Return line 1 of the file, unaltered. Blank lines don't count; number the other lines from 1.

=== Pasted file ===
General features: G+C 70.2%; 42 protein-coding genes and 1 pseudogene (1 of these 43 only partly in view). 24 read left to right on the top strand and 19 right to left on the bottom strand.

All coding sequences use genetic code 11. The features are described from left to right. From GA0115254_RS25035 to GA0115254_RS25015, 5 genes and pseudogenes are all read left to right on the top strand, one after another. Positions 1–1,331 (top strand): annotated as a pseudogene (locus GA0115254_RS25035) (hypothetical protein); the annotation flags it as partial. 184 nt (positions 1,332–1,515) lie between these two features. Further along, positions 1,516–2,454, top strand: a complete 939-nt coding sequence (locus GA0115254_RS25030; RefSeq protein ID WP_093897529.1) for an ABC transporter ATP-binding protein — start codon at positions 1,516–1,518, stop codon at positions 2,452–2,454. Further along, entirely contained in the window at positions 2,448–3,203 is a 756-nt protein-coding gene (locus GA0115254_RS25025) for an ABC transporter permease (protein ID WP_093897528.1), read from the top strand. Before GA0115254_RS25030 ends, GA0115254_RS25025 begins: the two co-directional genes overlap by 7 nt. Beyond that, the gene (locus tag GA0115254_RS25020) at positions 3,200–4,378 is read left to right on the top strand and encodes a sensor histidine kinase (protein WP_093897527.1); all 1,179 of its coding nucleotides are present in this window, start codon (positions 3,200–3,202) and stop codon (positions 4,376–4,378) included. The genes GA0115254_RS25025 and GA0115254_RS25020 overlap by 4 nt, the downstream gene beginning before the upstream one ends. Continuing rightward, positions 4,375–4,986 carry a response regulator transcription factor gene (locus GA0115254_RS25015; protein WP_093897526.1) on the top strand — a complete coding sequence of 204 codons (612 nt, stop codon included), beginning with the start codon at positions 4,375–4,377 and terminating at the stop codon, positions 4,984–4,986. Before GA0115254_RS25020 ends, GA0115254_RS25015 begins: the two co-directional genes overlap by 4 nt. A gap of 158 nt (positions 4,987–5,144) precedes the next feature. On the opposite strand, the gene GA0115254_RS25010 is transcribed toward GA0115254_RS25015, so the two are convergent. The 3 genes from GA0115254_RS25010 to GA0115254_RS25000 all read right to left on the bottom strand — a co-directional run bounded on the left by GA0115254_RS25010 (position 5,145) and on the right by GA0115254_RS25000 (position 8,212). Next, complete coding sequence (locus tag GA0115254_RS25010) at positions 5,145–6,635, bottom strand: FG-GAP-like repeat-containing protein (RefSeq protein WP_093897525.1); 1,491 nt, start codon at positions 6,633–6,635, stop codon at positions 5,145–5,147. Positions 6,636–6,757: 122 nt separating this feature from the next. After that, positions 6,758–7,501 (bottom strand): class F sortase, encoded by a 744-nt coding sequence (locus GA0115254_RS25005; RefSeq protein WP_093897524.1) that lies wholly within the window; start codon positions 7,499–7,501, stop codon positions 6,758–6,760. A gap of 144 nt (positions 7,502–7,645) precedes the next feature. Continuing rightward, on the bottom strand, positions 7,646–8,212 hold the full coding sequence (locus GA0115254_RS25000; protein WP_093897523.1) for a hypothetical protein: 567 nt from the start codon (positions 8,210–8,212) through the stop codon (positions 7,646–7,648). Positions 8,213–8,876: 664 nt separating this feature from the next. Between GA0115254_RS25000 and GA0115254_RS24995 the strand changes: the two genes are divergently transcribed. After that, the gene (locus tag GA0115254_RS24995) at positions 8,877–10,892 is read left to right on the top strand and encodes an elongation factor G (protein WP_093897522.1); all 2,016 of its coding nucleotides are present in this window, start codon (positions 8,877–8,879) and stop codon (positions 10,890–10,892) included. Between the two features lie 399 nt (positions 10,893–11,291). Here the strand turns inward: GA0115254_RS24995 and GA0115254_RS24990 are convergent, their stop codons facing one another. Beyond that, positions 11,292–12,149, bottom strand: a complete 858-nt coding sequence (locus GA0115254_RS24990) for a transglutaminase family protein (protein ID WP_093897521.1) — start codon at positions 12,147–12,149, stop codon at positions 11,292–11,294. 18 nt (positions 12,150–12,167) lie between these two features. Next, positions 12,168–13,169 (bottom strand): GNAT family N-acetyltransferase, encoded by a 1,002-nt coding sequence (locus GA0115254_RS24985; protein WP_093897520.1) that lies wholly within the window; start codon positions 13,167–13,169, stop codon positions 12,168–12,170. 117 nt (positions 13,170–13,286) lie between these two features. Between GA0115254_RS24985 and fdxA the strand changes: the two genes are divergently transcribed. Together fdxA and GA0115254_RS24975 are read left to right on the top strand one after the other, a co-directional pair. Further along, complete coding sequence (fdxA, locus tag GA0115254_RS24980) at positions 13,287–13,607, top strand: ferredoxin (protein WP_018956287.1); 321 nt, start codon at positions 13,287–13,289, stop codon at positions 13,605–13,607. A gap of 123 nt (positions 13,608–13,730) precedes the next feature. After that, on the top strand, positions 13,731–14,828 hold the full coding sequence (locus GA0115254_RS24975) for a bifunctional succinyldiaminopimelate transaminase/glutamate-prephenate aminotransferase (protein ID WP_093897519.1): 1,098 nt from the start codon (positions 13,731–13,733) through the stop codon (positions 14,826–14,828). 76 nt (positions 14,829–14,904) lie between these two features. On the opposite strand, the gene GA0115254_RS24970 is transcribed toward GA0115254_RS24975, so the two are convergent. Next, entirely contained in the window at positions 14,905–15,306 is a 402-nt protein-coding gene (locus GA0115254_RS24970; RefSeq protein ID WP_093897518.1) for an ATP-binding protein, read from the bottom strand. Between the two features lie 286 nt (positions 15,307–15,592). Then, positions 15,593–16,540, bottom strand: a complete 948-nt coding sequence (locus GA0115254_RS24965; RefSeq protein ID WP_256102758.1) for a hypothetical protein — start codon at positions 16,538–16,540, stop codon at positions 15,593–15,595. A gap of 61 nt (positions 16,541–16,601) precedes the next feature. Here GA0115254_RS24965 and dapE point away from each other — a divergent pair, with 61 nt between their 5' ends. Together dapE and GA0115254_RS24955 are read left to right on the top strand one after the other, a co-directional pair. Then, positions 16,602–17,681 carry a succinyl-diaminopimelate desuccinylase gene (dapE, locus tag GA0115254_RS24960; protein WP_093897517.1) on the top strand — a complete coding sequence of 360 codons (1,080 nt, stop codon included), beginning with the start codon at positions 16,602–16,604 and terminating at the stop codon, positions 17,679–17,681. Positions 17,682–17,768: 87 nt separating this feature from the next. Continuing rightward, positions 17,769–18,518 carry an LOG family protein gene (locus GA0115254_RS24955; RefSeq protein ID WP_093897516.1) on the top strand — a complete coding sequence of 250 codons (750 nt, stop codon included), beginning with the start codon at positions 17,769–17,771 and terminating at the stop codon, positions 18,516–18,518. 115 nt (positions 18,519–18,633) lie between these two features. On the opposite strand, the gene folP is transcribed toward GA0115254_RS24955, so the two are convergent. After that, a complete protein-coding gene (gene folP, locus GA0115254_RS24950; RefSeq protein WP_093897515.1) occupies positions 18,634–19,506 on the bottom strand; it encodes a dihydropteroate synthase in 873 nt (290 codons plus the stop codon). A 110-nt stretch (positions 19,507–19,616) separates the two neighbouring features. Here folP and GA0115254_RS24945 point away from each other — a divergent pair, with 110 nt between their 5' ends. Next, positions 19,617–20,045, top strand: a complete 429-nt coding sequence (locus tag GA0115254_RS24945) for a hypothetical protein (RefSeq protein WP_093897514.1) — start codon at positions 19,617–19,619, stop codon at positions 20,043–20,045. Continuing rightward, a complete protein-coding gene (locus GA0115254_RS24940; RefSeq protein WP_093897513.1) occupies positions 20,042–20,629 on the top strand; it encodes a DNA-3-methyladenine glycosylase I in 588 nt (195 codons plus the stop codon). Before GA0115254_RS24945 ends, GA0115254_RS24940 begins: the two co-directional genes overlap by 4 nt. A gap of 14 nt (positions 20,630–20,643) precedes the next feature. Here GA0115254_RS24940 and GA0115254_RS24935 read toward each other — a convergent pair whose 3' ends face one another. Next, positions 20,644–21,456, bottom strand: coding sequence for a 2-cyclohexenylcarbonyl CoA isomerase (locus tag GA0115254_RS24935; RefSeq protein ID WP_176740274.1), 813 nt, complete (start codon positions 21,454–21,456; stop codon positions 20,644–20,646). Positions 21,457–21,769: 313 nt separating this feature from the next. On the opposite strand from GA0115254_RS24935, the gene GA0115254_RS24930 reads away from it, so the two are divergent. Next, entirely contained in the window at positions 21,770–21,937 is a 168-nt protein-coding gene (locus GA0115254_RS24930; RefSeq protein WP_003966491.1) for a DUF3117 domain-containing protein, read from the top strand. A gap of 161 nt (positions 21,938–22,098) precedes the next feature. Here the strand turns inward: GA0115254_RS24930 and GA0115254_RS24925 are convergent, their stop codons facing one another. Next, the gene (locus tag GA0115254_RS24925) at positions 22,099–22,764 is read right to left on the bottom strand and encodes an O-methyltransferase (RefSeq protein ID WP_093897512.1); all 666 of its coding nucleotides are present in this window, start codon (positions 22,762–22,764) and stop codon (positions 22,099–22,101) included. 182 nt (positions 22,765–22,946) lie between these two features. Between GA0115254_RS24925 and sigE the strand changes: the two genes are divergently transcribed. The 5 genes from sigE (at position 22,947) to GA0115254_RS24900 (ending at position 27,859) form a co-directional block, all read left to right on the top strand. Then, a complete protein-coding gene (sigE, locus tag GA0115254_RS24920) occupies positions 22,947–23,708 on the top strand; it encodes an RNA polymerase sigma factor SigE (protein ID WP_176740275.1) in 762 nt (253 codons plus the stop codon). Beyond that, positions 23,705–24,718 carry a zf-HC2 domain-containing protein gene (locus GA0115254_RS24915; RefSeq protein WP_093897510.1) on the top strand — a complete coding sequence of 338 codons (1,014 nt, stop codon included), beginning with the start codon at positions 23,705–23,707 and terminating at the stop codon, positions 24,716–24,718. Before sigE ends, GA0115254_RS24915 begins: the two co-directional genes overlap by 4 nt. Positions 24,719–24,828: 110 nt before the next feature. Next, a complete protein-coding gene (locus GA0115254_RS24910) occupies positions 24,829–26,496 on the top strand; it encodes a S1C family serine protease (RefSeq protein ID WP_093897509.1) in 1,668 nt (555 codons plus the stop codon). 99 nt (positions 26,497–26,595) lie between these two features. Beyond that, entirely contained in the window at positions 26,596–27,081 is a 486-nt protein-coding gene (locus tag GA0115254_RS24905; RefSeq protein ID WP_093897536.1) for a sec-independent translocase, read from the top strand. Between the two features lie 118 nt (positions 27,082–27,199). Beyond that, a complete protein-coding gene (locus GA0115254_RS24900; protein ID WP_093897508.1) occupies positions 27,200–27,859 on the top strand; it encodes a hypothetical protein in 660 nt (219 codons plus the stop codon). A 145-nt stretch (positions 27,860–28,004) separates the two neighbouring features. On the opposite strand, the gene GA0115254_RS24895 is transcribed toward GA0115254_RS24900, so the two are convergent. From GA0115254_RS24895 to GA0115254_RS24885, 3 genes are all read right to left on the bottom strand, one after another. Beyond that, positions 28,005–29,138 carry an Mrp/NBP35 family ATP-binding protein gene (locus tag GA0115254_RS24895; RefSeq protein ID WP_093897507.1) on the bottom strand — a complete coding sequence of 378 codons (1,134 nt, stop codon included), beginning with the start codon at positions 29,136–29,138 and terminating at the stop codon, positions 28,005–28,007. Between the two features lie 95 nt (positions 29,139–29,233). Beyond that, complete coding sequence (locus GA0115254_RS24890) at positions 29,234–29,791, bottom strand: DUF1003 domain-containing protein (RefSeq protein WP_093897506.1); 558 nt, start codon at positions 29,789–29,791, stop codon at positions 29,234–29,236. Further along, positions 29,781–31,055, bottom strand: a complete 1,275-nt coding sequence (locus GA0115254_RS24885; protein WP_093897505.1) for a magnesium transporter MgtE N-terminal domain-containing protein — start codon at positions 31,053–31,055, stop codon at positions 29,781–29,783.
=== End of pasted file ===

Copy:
General features: G+C 70.2%; 42 protein-coding genes and 1 pseudogene (1 of these 43 only partly in view). 24 read left to right on the top strand and 19 right to left on the bottom strand.